Ding, ding. Ding, ding. The doorbell rang as students “arrived” and logged into the Learning Differences Affinity Group virtual meeting. Megan Anderson, Kim Stewart, Jillian DeBusk (Dana Hall’s Learning Specialists) and Erica Ramirez (Director of Community, Equity, and Inclusion) were ready to greet them.
The Learning Differences Affinity Group was created in 2019 when we recognized the need for a space for students at Dana Hall who identify as neurodiverse or learning disabled to come together to discuss their experiences. This year we held one meeting for 11th- and 12th-grade students and one meeting for the 9th- and 10th-grade students. Both meetings were well attended, and as students trickled into the meeting room, they were asked, “What is one strategy that you use to stay motivated (in school or life)?” As we move closer to the one-year anniversary of “Pandemic Learning” and experience “Pandemic Fatigue,” the answer to this question feels more vital than ever. Students shared various strategies for staying motivated in and outside of the classroom. They spoke about setting short and long term goals, using their homework planner, having an accountability buddy, creating a to-do list with checkboxes, building in breaks, establishing a reward system, keeping a good work/life balance, and remembering that they have people who support them and want them to be successful at Dana Hall. The students’ ability to reflect and articulate what they need is a testament to their metacognition (the knowledge and skills for organizing, guiding, and controlling one’s own thinking, actions, and learning processes). Teaching students effective metacognitive skills is an important component of the Learning Strategies Curriculum at Dana Hall. Doing so provides them with the tools they need to take ownership of their learning.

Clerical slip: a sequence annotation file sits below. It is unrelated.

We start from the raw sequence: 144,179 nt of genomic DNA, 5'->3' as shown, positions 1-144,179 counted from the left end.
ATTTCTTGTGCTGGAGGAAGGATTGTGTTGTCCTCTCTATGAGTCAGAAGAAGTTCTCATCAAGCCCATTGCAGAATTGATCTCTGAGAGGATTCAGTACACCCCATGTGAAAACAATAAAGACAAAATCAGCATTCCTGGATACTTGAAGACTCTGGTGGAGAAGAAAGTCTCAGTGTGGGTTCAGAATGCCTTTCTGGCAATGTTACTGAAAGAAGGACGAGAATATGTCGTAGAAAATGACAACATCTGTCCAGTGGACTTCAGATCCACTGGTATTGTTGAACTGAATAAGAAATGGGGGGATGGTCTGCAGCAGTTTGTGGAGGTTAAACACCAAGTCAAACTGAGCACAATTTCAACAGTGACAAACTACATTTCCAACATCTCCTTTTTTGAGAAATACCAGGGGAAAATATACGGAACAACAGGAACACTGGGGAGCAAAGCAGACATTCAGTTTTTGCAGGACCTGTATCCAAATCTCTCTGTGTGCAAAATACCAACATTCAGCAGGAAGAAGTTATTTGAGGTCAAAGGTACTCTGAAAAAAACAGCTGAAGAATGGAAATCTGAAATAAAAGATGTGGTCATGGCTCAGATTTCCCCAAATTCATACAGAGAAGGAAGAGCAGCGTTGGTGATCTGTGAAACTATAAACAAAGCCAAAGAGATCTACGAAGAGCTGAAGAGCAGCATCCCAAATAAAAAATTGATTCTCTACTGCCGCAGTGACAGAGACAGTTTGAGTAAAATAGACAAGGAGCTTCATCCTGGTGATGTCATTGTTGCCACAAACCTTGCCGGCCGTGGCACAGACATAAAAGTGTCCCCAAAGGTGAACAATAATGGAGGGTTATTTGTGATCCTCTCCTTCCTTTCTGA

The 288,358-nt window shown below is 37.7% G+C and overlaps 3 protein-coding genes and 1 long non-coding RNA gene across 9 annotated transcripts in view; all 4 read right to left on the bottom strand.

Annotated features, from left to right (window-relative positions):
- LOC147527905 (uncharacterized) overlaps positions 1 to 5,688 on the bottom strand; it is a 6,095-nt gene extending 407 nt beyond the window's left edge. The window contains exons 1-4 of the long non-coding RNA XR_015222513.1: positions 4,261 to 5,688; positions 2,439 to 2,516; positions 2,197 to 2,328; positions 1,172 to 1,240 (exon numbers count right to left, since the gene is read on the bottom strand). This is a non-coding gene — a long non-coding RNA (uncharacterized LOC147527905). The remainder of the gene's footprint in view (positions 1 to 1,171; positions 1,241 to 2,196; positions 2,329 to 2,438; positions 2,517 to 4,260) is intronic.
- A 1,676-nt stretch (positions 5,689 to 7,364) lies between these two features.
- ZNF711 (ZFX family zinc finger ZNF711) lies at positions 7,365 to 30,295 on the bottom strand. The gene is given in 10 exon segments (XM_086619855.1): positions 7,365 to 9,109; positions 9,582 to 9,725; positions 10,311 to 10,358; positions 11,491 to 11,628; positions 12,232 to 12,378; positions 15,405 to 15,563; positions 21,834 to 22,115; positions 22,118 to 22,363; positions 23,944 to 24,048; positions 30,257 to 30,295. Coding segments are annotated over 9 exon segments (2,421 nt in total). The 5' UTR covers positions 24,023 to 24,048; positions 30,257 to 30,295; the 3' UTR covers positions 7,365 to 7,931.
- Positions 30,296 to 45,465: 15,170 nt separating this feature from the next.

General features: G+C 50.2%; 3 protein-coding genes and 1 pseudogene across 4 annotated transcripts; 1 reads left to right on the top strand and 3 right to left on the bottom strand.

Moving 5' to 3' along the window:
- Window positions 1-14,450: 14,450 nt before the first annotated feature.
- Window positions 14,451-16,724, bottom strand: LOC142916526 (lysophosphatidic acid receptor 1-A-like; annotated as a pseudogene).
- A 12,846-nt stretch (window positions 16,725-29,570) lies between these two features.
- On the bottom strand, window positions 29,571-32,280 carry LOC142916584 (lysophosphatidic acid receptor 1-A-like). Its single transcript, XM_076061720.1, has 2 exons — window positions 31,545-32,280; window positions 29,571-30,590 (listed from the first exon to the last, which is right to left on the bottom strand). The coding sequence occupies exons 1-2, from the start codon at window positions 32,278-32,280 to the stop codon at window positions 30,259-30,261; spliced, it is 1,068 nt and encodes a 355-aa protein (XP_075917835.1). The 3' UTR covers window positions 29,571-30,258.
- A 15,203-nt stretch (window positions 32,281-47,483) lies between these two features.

During the past 11 months, the format of learning has been upended for all students. Digital tools that were once supplemental to classroom instruction have now become mainstream, and every student and teacher has worked hard to learn new methods for learning and communicating. The most recent affinity group meetings focused on finding out how neurodiverse learners in the Dana Hall community have been impacted by hybrid and distance learning and sharing helpful tips for navigating this new learning model. Together, students brainstormed what is working well, what could be better, and ways to improve the current learning environment. Each student’s unique learning needs meant that what was working for one person might not be ideal for a peer; however, students shared many tips and strategies that were beneficial to all. Even though the students attending the affinity group identify as having learning differences, the many solutions and suggestions they shared are teaching practices and student strategies that benefit all learners. Their savvy and practical ideas will be shared with administrators and faculty for further consideration and development.
Despite the necessity of meeting virtually, students expressed interest in continuing the Learning DIfferences Affinity Group to meet and share experiences and ideas. The previous in-person affinity group meetings were well attended, and students were eager to share their thoughts; the inability to physically gather in our current learning model makes such meetings perhaps even more essential for providing a venue in which students can identify and share their frustrations and successes with their peers. The learning specialists and Ms. Ramirez are consulting on how best to move forward with meeting more regularly and creating leadership positions for students within the group in the future. While it is not prudent to physically gather at this unprecedented time, students were appreciative for the opportunity to connect virtually and share how despite today’s challenges, they are persevering.